My name’s Stephen and my guilty pleasure is watching lots and lots of panel shows. There, I’ve said it.
On a night in I can happily spend an entire evening eschewing a tribute to Motown on BBC4 and a thought-provoking documentary on a previously undiscovered African tribe and simply wallow in endless repeats of them, trawling the channel hinterlands for decade old episodes of Have I Got News For You or Never Mind The Buzzcocks. Honestly, would I lie to you?
In a complicated world they offer a chance to stultify tired brain cells for half an hour at a time with mild, pre-scripted merriment. They’re harmless fluff. Parlour games for those who can’t be arsed standing in front of their family trying to mime out Where Eagles Dare.
Recently though my simple enjoyment has been somewhat sullied by the same familiar faces popping up on every single format. A slight irk has mutated into an intense teeth-gnashing irritation as bookers schedule their guests from the same tiny well of talent. I assume these select few all share the same agent who owns incriminating photographs from various network office parties. Whatever the reason they’re polluting my screen. I reluctantly tolerate these one-trick ponies for thirty minutes as they slightly ruin the frivolous pleasure of 8 Out Of Ten Cats. Then I turn over for QI and there they are again, sporting the same smug grins – cashing cheques that their mouths can’t cash – only this time wearing a different shirt.
Worst of all the annoyance takes me out of the fun bubble and reminds me that I’m stuck in on a Friday night. The bastards. Here are the five worst repeat offenders.
Has this woman ever – even accidentally – uttered anything remotely witty, clever or original? With her voice like David Bellamy in need of a Strepsil and the amazed eyes of a competition winner Yashere is under the misguided assumption that saying something loud automatically equates to comedy. A waste of a seat in Mock The Week she is, quite bluntly, as funny as an x-ray shadow.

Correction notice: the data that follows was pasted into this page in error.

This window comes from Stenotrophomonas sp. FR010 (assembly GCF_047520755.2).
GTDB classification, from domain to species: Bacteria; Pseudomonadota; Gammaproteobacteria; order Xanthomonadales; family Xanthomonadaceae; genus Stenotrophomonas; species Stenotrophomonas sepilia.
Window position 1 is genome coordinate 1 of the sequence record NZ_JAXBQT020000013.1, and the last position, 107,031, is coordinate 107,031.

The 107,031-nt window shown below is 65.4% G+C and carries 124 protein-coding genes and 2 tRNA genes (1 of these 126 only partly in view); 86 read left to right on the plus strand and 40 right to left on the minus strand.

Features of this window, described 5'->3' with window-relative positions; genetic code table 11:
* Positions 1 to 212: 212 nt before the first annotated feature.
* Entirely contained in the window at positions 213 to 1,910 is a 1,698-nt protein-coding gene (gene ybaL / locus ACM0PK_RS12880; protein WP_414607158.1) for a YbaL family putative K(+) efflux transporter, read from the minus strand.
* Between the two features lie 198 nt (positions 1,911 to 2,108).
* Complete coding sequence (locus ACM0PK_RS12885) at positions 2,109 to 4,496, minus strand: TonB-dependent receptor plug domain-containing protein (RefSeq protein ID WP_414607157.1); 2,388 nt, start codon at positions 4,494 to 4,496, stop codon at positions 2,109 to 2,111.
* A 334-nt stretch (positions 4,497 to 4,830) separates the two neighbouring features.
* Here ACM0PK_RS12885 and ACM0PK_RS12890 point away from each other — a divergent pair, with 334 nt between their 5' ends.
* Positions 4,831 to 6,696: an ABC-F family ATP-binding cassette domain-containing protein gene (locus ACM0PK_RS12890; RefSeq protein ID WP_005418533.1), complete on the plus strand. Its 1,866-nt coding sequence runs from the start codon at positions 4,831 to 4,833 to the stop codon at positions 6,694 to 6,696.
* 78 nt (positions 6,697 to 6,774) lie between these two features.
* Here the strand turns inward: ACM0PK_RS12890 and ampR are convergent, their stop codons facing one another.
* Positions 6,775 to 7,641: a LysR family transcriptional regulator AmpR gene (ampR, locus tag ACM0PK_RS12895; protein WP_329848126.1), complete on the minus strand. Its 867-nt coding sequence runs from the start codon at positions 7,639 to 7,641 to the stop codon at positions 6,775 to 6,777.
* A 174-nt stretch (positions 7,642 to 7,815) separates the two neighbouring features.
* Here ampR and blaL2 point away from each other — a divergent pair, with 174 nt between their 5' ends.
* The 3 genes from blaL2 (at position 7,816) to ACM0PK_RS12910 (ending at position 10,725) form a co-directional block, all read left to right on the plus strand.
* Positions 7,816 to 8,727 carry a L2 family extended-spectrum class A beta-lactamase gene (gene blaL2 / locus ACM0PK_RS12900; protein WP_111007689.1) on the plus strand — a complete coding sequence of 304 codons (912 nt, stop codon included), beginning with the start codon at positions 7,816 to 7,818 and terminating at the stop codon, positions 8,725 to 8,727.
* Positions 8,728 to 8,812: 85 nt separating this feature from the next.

Someone really should inform him that it’s 2011 or, failing that, invent him a time-machine so he can travel back to music hall days.
Walliams is a decent comedy actor but a natural comic he is not. In an attempt to disguise this up he phones in the same antiquated routine of batting his eyelashes at the male host under the bizarre assumption that the notion that he may be gay is somehow amusing or of note. Someone really should inform him that it’s 2011 or, failing that, invent him a time-machine so he can travel back to music hall days. ‘Ooo I’m feeling all queer today madam.’
This is an entirely personal gripe. A while back I was the loser in a messy love triangle and unfortunately Kane shares the same soft southern lispy tones of the victor. He even looks like him. Whenever his happy mug appears I am propelled back to a time when I sent begging texts to one and threats of hospitalisation to the other. Not something you want to dwell on when you’re sipping your cocoa in your jammies.
Possibly the most cockney man on the planet this one-man Chas and Dave has finally broke through with a top-notch stand-up act this year. Hopefully this will mean he does less of these shows because his habit of directing his ‘answers’ to the audience instead of the host – to absolutely guarantee laughter as they now feel under obligation to - is annoying as hell.
Caroline Aherne on Prozac. Millican is a likable lass who has carved out a distinctive persona mostly revolving around her being a bit sad and lonely and her love of cakes. She is however horribly over-exposed. Currently so ubiquitous that I half-expect her to be sitting on the toilet when I dash for a quick piss during the ads saying ‘Eee I love Jaffa Cakes me’. Her agent needs to learn the value in saying no once in a while.
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